Why NBA Coaches and Fans Tolerate Lazy Superstars

Josh BenjaminCorrespondent IMarch 21, 2012

NEWARK, NJ - MARCH 12:  Brandon Jennings #3 of the Milwaukee Bucks looks on during warm ups against the New Jersey Nets at Prudential Center on March 12, 2012 in Newark, New Jersey.  NOTE TO USER: User expressly acknowledges and agrees that, by downloading and or using this photograph, User is consenting to the terms and conditions of the Getty Images License Agreement.  (Photo by Chris Chambers/Getty Images)
Chris Chambers/Getty Images

A little over a decade ago, one of the most entertaining players in the NBA was guard Allen Iverson, then of the Philadelphia 76ers.

At just 6'0", 165 pounds, he was one of the best scorers in the NBA, and on top of that, he could also play incredible defense. Over his first five years in the league, the one-time Georgetown Hoya won two scoring titles and even won the 2001 NBA MVP award.

Yet, as good as Iverson was, all was not rosy in his and the Sixers' world. Iverson's problem was that he was good, and he knew it. Thus, he often skipped practice without remorse and repeatedly clashed with his coach, Larry Brown.

The Sixers eventually grew tired of Iverson's me-first attitude and traded him to the Denver Nuggets, and he was out of the league a few years later after refusing to—gasp!—come off the bench for the Memphis Grizzlies!

The whole saga makes one think just why both fans and coaches continue to cheer for head cases like Iverson, Stephen Jackson or Brandon Jennings. Well, the answer is quite simple, really. Despite their lazy attitudes and incorrigible behavior, fans and coaches alike put up with these players because when push comes to shove, they can still play ridiculously good basketball.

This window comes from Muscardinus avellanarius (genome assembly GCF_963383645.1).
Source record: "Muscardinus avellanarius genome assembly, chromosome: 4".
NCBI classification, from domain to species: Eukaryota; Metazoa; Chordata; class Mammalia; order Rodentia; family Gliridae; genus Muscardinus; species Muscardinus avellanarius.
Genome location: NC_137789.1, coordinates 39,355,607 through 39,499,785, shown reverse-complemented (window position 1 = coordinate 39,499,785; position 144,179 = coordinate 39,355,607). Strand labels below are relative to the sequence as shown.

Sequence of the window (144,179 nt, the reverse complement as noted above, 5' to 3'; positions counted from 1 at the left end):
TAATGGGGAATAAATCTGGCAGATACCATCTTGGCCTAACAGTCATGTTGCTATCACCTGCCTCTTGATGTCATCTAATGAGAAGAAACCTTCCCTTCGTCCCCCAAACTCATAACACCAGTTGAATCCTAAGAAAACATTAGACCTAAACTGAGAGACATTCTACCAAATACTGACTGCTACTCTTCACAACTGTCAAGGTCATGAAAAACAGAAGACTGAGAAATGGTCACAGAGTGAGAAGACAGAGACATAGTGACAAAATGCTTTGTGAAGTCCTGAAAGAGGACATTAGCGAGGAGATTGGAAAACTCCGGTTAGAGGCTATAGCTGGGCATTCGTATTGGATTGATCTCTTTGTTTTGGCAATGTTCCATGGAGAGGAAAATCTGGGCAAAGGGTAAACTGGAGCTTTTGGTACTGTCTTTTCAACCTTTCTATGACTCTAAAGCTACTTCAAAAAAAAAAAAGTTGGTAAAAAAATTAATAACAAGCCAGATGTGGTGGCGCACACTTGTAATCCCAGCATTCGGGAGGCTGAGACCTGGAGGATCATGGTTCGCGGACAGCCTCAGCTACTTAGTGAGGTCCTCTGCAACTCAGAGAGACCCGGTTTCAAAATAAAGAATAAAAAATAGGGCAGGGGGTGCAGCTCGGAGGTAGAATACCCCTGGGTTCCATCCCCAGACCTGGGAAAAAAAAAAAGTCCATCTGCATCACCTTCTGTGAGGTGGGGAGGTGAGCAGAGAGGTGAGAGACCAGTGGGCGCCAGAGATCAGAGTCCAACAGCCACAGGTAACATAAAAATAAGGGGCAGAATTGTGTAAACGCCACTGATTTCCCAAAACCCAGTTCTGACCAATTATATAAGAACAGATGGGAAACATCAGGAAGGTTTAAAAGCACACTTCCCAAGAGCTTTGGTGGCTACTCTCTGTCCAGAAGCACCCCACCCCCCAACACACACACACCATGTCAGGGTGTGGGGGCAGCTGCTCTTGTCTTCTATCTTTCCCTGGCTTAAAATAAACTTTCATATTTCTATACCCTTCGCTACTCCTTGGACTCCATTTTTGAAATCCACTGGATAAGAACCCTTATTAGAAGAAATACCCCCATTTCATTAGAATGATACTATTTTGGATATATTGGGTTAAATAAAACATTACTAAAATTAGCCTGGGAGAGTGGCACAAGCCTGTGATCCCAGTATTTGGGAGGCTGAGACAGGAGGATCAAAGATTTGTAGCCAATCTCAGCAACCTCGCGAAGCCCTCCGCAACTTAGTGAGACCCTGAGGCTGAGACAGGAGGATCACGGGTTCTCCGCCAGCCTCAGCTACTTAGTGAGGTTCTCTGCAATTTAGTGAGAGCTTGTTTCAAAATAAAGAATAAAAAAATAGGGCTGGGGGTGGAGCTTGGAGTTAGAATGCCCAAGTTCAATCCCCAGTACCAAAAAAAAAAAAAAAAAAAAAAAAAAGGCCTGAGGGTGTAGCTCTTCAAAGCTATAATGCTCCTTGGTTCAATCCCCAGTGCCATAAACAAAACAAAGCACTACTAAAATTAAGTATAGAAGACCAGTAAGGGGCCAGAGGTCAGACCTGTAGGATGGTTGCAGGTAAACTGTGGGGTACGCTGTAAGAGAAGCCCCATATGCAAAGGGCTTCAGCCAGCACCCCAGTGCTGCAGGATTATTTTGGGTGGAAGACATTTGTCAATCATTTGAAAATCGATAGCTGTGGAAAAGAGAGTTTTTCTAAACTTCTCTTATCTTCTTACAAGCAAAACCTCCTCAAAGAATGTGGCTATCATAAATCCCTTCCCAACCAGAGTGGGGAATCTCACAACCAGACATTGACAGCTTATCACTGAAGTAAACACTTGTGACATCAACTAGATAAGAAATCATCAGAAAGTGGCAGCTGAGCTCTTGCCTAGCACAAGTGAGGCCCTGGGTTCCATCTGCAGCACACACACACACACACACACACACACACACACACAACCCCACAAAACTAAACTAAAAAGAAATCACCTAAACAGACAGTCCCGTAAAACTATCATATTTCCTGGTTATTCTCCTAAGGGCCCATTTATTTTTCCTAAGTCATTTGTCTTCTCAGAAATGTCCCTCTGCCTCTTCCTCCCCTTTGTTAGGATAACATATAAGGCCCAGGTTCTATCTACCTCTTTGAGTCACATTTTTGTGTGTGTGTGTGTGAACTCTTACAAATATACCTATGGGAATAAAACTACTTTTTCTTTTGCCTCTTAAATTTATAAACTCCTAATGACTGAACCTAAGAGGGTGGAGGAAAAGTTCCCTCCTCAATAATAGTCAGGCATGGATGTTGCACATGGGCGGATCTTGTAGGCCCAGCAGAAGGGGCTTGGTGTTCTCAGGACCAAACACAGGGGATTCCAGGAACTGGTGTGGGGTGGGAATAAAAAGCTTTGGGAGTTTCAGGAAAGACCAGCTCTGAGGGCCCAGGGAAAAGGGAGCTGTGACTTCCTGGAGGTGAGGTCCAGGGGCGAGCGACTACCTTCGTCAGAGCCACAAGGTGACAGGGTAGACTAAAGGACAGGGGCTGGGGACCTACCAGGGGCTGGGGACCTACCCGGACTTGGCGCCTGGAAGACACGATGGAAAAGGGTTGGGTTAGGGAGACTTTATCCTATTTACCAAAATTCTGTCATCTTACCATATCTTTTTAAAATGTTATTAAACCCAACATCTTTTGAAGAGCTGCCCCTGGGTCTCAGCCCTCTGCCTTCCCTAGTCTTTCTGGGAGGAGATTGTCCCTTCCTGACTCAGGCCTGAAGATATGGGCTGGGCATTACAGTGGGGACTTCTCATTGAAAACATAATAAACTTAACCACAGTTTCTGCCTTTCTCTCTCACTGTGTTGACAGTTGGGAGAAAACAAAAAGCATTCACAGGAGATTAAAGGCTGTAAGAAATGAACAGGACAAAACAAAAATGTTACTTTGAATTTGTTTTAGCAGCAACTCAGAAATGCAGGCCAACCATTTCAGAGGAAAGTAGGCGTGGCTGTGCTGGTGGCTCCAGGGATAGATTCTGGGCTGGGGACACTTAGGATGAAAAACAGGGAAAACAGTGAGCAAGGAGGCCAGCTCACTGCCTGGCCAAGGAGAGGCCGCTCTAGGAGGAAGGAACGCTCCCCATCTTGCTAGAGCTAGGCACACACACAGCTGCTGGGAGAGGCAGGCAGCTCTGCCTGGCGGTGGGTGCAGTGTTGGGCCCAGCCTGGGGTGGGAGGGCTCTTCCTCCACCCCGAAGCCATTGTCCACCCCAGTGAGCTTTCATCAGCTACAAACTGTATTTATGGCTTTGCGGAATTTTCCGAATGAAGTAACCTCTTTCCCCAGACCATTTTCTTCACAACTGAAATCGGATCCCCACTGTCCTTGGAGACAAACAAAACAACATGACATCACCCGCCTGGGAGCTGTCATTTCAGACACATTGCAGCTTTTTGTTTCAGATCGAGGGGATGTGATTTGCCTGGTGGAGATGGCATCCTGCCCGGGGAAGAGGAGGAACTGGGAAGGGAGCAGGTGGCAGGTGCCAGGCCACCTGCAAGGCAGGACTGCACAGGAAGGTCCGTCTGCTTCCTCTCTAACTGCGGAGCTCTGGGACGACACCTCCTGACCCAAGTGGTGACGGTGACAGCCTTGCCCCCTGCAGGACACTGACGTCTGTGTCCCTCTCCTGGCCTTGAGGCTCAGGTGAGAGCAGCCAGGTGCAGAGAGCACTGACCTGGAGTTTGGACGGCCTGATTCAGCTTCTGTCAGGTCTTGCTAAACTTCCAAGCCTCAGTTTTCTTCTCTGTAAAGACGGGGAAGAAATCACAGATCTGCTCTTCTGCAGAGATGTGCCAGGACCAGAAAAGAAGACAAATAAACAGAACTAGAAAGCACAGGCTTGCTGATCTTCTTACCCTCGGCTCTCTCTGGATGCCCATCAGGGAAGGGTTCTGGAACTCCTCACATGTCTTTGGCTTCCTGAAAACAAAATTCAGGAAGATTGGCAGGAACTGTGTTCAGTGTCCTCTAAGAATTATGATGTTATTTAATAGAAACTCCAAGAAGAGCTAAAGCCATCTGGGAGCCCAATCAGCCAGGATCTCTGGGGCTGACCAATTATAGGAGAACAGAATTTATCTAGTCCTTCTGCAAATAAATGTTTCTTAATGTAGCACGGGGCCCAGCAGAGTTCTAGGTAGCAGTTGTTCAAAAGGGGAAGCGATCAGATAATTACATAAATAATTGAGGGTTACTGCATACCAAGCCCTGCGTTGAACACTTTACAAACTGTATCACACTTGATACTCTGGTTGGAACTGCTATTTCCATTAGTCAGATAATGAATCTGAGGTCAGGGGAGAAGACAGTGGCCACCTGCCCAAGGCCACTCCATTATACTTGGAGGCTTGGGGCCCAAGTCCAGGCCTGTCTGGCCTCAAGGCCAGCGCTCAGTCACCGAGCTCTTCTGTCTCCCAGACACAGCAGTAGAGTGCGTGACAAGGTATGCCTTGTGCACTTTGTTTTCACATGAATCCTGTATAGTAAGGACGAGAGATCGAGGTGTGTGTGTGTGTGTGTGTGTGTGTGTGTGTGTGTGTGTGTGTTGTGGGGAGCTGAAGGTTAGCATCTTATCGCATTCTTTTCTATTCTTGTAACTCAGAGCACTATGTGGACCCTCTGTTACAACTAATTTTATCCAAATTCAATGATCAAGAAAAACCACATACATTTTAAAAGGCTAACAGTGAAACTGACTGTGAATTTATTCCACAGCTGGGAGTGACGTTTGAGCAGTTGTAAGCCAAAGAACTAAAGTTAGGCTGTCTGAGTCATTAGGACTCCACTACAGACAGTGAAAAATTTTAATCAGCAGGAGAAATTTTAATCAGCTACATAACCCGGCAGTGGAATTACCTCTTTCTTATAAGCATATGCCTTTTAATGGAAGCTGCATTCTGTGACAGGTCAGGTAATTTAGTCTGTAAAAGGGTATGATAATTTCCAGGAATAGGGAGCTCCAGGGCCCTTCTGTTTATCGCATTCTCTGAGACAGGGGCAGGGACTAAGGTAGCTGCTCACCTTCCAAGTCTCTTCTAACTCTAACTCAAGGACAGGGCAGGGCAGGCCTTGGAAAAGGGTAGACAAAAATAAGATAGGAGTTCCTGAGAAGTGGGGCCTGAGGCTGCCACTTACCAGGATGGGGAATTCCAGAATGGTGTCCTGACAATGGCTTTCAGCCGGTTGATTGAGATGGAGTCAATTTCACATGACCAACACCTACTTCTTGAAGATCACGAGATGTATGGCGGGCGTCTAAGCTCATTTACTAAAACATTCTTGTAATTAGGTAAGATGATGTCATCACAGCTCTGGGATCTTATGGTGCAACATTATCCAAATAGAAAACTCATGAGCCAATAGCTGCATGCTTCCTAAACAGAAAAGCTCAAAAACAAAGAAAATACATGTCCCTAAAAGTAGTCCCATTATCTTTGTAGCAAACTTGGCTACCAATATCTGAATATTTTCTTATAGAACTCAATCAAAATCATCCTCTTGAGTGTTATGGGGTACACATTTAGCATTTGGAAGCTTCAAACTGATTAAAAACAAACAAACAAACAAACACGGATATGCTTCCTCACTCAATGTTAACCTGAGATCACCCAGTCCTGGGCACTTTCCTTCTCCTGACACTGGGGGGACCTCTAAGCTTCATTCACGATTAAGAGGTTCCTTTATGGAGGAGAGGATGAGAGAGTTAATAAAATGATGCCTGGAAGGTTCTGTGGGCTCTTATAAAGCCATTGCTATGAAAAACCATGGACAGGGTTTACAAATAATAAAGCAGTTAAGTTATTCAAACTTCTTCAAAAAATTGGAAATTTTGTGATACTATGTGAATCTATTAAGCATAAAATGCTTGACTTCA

Allen Iverson acted like a prima donna in Philly for nearly five years before finally being traded
Allen Iverson acted like a prima donna in Philly for nearly five years before finally being tradedLisa Blumenfeld/Getty Images

To illustrate my point, allow me elaborate more on Iverson. The 11-time All-Star's attitude problems in the NBA surfaced in 2002, when the aforementioned practice issue turned up, and continued with clashes with coaches and team management alike for years.

When was he ultimately traded? Not until December 19, 2006!

Yet, can one blame the Sixers for hanging onto their volatile superstar for so long? Over his tenure with the team, he averaged 28.1 points per game, highest in team history. That's a big contribution to take away, no matter how you look at it.

Also, he led the Sixers to the 2001 NBA Finals and essentially brought the franchise back into prominence.

That being said, it's fairly obvious as to why we all put up with mouthy and lazy star players in the NBA. No matter how bad they may treat their coach, teammates or front office, they still play great ball and win games for our favorite teams (most of the time).

That isn't to say that things haven't changed in the handling of lazy headcases. Stephen Jackson has an awful attitude and has played for seven teams in 12 years, while Rashard Lewis put up bad shot after bad shot before finally being traded to the awful Washington Wizards.

Still, over the course of history, the lazy superstars have won out over what is right. Carmelo Anthony is, for the most part, a hot dog, yet the Knicks chose keeping him instead of dealing him and retaining head coach Mike D'Antoni. Not that I disagree with the front office's course of action, but you see what I mean. Most owners and/or GMs refuse to view lazy stars as employees and instead deify them into godly figures when, in reality, they're just big babies.

That approach had better change soon, otherwise the standard for what makes an NBA player could reach a horrible low.